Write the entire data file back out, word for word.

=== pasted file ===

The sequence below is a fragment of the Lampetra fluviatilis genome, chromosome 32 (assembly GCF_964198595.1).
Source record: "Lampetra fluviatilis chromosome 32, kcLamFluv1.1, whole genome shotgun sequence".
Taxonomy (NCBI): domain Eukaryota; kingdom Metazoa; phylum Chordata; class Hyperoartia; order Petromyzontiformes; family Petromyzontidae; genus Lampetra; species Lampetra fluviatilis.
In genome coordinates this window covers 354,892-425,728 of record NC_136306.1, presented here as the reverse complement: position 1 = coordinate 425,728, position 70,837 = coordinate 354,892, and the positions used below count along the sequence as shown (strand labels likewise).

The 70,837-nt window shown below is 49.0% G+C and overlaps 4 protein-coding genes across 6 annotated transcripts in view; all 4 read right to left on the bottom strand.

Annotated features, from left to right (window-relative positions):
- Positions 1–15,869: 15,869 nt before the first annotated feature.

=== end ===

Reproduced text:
The sequence below is a fragment of the Lampetra fluviatilis genome, chromosome 32 (assembly GCF_964198595.1).
Source record: "Lampetra fluviatilis chromosome 32, kcLamFluv1.1, whole genome shotgun sequence".
Taxonomy (NCBI): domain Eukaryota; kingdom Metazoa; phylum Chordata; class Hyperoartia; order Petromyzontiformes; family Petromyzontidae; genus Lampetra; species Lampetra fluviatilis.
In genome coordinates this window covers 354,892-425,728 of record NC_136306.1, presented here as the reverse complement: position 1 = coordinate 425,728, position 70,837 = coordinate 354,892, and the positions used below count along the sequence as shown (strand labels likewise).

The 70,837-nt window shown below is 49.0% G+C and overlaps 4 protein-coding genes across 6 annotated transcripts in view; all 4 read right to left on the bottom strand.

Annotated features, from left to right (window-relative positions):
- Positions 1–15,869: 15,869 nt before the first annotated feature.